Sour economy makes leasing an auto tougher, costlier

Leasing a new vehicle could get more expensive — if you can get a lease at all.

Automakers' financial arms are cutting back leasing programs. Falling used vehicle values, especially for big pickups and SUVs, have caused losses on current leases. Also, the overall credit squeeze is making it harder for the companies to borrow to finance new ones.

Coping with lease problems:

•Chrysler. The company's financial unit will suspend offering any new leases on Friday. Dealers who want to offer leases will have to line up their own financing deals.

About 20% of new Chryslers, Dodges and Jeeps are leased, and hard-pressed dealers are unhappy.

"It's not going to help," says Adam Lee, president of a group that includes two Chrysler dealerships in Maine. He says he's working to line up an alternative financing source for leases.

•Ford Motor.f Lease rates will rise on big vehicles as Ford Credit revises down its estimates for their value at the end of the lease. In second-quarter earnings posted last week, Ford wrote down more than $2 billion on leases made by its financial unit, because of falling resale values.

•General GMAC, the financial services firm co-owned by GM and Cerberus Capital, says it has been weeding out riskier credit customers in the past year. On Friday, it'll stop offering discounted leases to GM's Canadian customers but has no immediate plan to extend the ban to the USA.

•Nissan.nsany CEO Carlos Ghosn told Reuters this month that the automaker had been surprised by the reserves it needed to set aside to cover potential losses from its leasing due to overly optimistic estimates of used car prices.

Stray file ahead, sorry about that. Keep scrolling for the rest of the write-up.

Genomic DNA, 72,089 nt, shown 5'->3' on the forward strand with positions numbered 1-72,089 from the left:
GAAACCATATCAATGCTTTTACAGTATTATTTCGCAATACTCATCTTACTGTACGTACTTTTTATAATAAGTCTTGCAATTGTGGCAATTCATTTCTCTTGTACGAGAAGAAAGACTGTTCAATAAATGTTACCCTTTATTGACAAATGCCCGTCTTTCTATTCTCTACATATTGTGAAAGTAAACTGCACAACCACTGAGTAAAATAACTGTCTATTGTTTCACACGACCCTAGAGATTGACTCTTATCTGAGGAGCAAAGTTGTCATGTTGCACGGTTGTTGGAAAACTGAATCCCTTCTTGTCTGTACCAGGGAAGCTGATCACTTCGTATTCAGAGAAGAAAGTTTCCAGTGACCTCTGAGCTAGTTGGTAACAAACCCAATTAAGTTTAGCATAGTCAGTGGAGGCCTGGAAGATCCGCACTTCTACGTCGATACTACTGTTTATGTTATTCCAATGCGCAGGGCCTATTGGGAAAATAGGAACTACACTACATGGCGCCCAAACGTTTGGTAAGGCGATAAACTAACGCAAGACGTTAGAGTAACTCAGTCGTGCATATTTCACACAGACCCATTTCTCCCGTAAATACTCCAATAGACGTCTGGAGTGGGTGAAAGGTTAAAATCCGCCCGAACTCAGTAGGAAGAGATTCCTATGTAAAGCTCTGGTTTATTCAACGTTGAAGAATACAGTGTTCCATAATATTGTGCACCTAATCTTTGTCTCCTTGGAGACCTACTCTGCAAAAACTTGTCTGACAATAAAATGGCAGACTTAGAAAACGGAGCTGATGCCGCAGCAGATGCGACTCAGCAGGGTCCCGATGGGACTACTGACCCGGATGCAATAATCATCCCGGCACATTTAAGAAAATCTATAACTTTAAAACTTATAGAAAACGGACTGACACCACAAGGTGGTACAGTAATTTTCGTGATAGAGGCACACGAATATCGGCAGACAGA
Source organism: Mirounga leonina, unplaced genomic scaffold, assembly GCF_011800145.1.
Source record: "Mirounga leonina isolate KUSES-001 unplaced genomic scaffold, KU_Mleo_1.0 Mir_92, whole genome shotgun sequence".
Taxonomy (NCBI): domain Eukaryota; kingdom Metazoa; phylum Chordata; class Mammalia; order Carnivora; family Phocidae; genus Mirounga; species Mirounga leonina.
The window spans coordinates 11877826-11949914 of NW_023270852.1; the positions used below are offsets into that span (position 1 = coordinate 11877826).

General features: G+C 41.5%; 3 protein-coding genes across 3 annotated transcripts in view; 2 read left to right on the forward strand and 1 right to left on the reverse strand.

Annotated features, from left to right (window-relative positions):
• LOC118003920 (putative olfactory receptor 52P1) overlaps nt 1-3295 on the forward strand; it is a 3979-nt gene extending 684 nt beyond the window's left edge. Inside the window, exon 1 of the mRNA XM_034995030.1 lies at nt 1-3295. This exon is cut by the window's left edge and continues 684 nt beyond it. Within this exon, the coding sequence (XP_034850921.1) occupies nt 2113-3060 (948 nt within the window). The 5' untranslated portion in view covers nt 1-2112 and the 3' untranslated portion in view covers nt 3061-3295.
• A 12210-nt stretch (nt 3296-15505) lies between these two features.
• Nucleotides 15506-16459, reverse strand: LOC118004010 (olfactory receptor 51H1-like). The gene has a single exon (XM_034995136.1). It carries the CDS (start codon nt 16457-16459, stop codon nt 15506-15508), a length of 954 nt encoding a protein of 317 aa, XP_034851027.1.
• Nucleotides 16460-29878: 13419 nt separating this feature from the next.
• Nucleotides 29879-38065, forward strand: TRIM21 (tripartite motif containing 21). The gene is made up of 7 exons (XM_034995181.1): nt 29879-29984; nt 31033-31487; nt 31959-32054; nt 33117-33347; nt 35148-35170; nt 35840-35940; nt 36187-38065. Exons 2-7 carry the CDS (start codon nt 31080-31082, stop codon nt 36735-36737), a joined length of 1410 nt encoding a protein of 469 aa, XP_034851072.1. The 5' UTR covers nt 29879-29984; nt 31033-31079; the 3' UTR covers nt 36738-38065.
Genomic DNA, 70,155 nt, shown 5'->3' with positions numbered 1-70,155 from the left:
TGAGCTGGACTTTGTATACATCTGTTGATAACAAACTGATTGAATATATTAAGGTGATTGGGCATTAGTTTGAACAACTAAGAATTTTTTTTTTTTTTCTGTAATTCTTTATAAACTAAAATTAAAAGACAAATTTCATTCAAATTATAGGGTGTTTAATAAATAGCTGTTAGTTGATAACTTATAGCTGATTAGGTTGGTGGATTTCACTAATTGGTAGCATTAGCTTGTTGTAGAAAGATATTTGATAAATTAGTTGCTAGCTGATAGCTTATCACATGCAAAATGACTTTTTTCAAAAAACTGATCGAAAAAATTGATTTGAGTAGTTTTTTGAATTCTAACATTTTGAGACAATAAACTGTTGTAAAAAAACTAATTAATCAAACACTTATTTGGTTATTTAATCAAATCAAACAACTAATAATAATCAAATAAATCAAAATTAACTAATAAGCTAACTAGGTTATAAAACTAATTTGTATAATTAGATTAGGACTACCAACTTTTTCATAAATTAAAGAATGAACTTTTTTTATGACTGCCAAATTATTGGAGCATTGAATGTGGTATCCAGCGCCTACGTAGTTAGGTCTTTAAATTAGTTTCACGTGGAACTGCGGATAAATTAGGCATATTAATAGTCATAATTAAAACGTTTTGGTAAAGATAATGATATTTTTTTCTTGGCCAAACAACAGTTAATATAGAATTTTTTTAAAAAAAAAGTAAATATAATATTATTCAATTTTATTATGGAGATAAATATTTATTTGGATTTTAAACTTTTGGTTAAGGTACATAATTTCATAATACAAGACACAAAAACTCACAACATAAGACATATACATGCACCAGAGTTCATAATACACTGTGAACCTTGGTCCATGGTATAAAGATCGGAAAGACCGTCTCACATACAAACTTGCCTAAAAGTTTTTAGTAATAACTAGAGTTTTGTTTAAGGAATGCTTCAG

"Panic is setting in because of the huge decline in the values of trucks and SUVs," says Jonathan Banks of Automotive Lease Guide, one of the services that estimates depreciation of the value of new vehicles — the so-called residual value at lease-end that is used to figure what the lease payments need to be.

As a result, Banks says, "It's going to be harder to lease a car."

Some consumers who leased big SUVs before gas prices shot up are trying to dump them through online services. One New York SUV lessee is offering $4,000 on to anyone who'll will assume the $665-a-month lease through April 2010, on a 2007 GMC Yukon XL. There're a lot of drivers "who want to get out of their leases," Swapalease President Richard Joseph says.

Current lessees aren't affected by the cuts — and could benefit. Unwilling to offer new leases, but wanting to keep the customers, Chrysler will waive the $300 lease-end fee if a customer buys that vehicle and add a $750 cash incentive if he or she buys a new one.